We’ll fade Cousins in drafts with the disturbing trend for his run/pass splits in full view. Washington and Denver should address their quarterback situations this offseason, but likely still have underwhelming offenses. Washington is a candidate to be among the league’s worst.
The Patriots (and Vikings and Seahawks and Saints and Texans) want to be balanced on offense
Tom Brady wasn’t a fantasy bust in 2018, but he did finish outside of the QB1 ranks and faded in the second half of the season once again. New England spent a first-round pick on Sony Michel and they got their money’s worth when Michel was healthy. They want to be a balanced team - even run-heavy by today’s standards.
Brady rightfully might not be drafted as a top 10 quarterback. Cousins is well outside of the top 10 after his team’s late season transformation into a run-first offense. Wilson and Watson’s ADP’s haven’t been dinged by the Seattle successfully morphing into a ground and pound team and the Texans flirting with a similar 25 pass attempt game plan. Both are highly efficient when the run game is clicking and can supplement with big plays and rushing stats. Brees is roughly at the same ADP as 2018, which reflects his boom/bust weekly profile that was confirmed last year.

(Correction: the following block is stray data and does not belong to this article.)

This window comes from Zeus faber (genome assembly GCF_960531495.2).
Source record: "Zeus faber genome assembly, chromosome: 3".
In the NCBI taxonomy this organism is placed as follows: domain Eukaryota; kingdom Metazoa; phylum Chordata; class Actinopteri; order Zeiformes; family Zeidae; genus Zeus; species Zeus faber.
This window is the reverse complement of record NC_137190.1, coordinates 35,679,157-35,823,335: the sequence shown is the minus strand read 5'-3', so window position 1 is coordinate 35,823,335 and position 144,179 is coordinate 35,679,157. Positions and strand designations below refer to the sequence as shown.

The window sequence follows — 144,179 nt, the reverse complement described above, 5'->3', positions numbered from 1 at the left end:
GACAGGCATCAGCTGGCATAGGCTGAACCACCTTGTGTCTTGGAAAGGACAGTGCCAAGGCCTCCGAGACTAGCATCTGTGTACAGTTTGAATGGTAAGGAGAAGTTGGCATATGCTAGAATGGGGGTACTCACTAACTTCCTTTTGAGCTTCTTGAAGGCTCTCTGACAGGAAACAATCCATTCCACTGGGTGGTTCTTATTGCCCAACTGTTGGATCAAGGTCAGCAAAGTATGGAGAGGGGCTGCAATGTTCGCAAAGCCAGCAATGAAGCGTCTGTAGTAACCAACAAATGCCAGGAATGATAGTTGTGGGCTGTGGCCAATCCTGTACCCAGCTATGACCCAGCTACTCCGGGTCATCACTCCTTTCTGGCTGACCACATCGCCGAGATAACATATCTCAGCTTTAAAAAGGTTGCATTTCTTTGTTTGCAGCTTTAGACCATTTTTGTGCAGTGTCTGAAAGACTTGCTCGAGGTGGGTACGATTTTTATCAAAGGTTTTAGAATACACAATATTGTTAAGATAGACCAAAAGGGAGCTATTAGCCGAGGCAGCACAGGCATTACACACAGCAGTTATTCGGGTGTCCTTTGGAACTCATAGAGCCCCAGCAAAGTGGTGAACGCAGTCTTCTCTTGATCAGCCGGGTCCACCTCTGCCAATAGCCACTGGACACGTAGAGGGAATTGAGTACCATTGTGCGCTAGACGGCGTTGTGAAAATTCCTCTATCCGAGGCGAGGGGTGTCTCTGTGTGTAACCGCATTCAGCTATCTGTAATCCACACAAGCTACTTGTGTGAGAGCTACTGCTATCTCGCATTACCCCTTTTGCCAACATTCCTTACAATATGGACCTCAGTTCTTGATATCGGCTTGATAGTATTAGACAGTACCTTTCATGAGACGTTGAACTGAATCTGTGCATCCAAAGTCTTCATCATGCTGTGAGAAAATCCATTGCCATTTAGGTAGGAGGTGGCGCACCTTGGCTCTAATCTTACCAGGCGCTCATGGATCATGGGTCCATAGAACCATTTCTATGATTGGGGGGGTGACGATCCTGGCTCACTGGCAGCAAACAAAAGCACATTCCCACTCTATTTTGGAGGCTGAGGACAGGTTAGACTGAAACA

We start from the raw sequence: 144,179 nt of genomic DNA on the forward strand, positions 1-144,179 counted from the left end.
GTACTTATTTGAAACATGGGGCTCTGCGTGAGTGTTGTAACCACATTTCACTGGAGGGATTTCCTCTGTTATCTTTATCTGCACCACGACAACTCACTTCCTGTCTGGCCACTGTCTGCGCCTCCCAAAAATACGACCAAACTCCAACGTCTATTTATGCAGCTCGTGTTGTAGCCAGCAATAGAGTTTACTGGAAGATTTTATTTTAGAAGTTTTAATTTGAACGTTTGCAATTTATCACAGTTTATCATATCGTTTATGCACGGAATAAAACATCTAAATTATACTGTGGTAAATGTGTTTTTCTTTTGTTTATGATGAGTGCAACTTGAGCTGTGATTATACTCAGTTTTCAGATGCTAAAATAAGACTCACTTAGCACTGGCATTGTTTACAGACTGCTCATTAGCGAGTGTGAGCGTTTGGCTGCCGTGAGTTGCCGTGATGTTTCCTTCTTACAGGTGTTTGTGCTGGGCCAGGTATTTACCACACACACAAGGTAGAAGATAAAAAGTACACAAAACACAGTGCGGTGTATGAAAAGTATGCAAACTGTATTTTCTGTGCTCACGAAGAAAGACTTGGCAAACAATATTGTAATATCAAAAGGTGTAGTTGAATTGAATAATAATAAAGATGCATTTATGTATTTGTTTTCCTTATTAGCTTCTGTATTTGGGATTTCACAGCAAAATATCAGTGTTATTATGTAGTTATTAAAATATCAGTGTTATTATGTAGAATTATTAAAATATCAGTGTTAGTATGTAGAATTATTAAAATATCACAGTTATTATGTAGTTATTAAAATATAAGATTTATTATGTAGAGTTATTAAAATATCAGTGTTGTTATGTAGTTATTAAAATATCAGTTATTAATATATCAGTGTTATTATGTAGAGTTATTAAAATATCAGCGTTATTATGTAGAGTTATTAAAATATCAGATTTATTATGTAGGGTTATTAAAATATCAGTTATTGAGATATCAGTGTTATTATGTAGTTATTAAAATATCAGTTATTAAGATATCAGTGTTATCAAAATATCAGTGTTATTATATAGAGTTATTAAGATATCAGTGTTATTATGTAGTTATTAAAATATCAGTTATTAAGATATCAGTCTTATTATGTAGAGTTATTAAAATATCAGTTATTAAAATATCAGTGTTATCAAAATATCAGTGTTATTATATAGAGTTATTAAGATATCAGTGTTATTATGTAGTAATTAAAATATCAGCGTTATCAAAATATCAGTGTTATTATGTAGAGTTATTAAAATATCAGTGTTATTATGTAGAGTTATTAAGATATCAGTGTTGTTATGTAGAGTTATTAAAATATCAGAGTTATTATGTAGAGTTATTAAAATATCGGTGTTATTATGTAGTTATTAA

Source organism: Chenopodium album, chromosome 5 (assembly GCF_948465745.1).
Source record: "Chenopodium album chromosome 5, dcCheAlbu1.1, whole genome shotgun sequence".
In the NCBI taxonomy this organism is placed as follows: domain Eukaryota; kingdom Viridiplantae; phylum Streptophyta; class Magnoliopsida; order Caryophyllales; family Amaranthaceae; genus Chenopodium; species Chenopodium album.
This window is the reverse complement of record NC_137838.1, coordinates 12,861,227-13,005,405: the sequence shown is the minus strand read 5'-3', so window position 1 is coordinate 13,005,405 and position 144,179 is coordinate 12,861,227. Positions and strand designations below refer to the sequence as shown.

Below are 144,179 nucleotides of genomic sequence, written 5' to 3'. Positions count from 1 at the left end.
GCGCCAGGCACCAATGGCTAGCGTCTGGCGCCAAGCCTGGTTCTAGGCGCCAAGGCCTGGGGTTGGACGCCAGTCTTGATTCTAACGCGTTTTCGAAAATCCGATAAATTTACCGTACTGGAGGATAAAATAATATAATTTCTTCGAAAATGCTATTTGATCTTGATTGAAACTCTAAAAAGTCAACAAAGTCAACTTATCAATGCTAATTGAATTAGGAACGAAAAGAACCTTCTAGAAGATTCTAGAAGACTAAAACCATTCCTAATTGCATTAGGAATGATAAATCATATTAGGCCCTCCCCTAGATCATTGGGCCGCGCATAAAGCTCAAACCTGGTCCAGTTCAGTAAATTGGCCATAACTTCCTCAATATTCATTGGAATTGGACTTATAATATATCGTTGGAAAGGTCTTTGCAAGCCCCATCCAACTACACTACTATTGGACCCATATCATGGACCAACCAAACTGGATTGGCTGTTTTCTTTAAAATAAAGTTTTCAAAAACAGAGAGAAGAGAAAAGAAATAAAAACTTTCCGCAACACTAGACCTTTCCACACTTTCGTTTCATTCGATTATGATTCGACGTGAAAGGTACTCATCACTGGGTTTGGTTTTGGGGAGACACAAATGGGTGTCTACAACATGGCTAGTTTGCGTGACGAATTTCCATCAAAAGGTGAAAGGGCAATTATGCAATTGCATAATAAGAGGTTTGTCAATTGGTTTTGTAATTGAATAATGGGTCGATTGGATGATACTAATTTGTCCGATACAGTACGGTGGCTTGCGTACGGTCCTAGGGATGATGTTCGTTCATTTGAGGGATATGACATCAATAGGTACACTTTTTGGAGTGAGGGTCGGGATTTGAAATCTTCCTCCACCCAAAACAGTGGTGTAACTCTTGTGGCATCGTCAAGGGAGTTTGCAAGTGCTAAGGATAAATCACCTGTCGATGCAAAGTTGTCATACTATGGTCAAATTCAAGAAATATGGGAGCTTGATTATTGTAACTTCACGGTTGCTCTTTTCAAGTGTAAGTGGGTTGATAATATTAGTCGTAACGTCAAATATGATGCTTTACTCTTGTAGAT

Tampa can make the air raid work and bring back Fitzmagic
“Buccaneers quarterback” was a top five fantasy option in 2018 even though both Ryan Fitzpatrick and Jameis Winston were benched at different points in the season. Fitzpatrick was far and away the #1 fantasy quarterback through three weeks until he ran into the Bears. Give an assist to the Bucs barely existent run game, barely existent pass defense and outstanding crew of pass catchers who all added gasoline to the fire. Todd Monken brought his air raid sensibilities to the offense and helped create a fantasy wonderland.
Monken has moved on to Cleveland to work for Freddie Kitchens in an excellent development for Baker Mayfield. Bruce Arians, who isn’t shy about the vertical passing game, will take over in Tampa with Byron Leftwich calling plays. All of the talk about Jameis Winston using up his chances in Tampa has quieted. As for Fitzpatrick, he’ll be a free agent. We can’t wait to see which fanbase he’ll win over for a few weeks when an injury forces him into the lineup only to lose their trust by the end of the month.
Bortles finished 2017 with some of the best football of his career and carried that over into 2018 before the bottom dropped out to the point that he was replaced by Cody Kessler. Ryan Tannehill never blossomed under the guidance of Adam Gase even though his knee was repaired and sound last year. Marcus Mariota got a new offensive mind in Matt LaFleur to revitalize his offense, but an early season nerve issue never fully healed and LaFleur left to head up the Packers. Matthew Stafford, once thought of as a rising star in both fantasy and NFL terms, flatlined without Golden Tate and Marvin Jones Jr and found himself on fantasy waiver wires by the end of the season.
Bortles will be looking for a backup job while Tannehill could back his way into a starting job on a needy team like Washington (yawn). Mariota might not get drafted in many fantasy leagues, although he is probably better situated than Stafford, who is still going in the QB15-20 range. Josh Allen and Mitchell Trubisky fit into the Bortles narrative - quarterbacks who mattered for fantasy but didn’t display the most polished and consistent skills in the process.